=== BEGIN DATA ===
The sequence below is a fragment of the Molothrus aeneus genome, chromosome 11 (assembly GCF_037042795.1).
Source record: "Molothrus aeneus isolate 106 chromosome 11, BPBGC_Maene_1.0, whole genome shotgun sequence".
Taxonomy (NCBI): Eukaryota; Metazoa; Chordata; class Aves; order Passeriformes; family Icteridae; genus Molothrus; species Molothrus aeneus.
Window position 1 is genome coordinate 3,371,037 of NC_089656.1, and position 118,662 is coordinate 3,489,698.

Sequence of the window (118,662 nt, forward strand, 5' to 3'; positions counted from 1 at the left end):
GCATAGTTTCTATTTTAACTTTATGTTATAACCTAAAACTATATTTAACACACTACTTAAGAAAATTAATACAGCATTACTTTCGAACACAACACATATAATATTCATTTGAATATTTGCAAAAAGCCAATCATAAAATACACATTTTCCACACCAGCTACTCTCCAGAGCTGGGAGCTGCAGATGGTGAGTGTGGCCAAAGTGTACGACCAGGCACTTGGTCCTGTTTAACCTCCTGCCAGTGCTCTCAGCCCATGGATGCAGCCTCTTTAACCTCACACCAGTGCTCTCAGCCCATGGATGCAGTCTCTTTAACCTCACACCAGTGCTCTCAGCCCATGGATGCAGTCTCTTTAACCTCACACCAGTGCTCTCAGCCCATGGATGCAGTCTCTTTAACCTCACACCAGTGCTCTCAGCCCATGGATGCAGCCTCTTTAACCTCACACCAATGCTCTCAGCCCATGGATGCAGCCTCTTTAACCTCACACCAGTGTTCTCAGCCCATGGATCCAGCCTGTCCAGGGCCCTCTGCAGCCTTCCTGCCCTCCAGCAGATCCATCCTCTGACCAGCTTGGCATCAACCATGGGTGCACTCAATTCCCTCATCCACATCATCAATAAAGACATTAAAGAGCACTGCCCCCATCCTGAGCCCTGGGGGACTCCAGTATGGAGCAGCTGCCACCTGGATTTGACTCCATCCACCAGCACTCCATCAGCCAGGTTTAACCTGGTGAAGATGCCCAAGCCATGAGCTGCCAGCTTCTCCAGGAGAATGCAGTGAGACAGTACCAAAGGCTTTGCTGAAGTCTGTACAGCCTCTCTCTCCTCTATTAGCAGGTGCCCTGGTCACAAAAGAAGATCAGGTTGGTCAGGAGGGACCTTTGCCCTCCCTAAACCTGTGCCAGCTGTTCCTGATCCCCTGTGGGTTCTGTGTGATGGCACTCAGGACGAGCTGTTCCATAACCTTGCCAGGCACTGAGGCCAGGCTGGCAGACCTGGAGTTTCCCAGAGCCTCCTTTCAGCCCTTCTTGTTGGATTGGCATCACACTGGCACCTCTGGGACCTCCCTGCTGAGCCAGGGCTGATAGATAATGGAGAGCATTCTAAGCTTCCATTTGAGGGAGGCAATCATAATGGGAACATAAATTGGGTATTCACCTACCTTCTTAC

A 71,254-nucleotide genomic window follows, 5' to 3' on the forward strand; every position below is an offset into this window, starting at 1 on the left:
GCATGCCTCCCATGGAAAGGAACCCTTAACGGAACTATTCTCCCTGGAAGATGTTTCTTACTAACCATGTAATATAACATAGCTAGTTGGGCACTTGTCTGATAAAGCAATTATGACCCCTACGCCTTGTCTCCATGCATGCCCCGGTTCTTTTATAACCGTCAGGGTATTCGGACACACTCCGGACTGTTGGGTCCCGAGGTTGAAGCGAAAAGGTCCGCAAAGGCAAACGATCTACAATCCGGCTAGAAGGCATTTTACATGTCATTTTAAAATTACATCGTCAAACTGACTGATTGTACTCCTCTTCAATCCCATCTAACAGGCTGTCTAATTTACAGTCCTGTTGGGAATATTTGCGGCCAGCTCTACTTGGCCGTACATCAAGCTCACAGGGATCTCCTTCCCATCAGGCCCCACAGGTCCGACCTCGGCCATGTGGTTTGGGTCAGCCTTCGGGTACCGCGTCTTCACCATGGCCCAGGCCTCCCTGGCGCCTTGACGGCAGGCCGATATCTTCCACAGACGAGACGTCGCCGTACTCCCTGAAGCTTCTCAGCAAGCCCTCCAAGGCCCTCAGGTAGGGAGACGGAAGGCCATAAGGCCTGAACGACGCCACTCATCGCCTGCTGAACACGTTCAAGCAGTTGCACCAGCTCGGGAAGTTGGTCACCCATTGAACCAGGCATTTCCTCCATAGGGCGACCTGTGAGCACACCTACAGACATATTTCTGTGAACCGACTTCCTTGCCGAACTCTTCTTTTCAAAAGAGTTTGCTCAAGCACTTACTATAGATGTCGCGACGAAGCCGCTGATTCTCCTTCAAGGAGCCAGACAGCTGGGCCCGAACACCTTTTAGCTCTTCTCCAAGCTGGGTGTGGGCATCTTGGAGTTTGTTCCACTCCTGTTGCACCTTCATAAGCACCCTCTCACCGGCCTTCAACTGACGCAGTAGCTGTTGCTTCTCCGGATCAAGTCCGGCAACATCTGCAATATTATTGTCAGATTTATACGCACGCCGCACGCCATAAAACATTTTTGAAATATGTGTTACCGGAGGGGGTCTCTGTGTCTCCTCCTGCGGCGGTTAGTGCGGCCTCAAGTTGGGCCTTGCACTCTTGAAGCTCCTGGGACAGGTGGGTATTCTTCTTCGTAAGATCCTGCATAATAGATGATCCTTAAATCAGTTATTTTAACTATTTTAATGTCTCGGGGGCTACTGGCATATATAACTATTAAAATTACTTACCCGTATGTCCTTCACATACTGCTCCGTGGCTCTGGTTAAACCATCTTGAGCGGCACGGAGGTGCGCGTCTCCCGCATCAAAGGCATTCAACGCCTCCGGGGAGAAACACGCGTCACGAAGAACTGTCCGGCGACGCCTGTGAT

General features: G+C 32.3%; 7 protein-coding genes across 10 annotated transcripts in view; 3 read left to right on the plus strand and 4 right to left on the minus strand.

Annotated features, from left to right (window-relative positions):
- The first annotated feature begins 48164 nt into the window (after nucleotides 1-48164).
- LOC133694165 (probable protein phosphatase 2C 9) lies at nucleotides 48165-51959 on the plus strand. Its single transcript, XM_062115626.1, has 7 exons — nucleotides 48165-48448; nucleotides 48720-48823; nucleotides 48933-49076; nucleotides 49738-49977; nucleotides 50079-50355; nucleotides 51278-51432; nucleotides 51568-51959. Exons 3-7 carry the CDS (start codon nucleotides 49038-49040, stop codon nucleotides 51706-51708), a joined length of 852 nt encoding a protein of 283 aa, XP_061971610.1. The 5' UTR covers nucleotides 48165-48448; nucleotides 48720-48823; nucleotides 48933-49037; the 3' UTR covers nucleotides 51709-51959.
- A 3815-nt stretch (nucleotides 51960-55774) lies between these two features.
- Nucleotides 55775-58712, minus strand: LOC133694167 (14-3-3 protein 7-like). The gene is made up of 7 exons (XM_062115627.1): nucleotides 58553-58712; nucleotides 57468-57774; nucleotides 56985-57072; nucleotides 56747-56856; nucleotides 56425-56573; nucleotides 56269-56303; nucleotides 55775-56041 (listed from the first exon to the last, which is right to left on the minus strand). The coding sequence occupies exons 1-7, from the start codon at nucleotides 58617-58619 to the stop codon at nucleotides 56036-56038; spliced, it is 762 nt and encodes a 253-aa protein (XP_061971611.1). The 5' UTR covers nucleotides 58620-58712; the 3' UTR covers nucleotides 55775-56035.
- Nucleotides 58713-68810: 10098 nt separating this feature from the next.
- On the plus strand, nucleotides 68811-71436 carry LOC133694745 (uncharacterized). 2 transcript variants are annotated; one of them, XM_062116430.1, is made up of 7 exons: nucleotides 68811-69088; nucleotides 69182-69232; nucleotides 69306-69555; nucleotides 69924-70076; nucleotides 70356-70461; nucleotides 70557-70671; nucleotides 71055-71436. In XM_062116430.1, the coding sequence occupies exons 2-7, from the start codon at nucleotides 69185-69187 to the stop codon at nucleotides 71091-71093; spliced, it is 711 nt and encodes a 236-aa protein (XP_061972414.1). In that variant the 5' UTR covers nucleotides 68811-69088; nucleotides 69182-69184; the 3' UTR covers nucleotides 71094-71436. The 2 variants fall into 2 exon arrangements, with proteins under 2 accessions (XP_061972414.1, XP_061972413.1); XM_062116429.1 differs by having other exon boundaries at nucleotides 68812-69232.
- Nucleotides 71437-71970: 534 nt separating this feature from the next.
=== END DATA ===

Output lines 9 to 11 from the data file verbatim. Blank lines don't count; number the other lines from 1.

General features: G+C 32.3%; 7 protein-coding genes across 10 annotated transcripts in view; 3 read left to right on the plus strand and 4 right to left on the minus strand.

Annotated features, from left to right (window-relative positions):
- The first annotated feature begins 48164 nt into the window (after nucleotides 1-48164).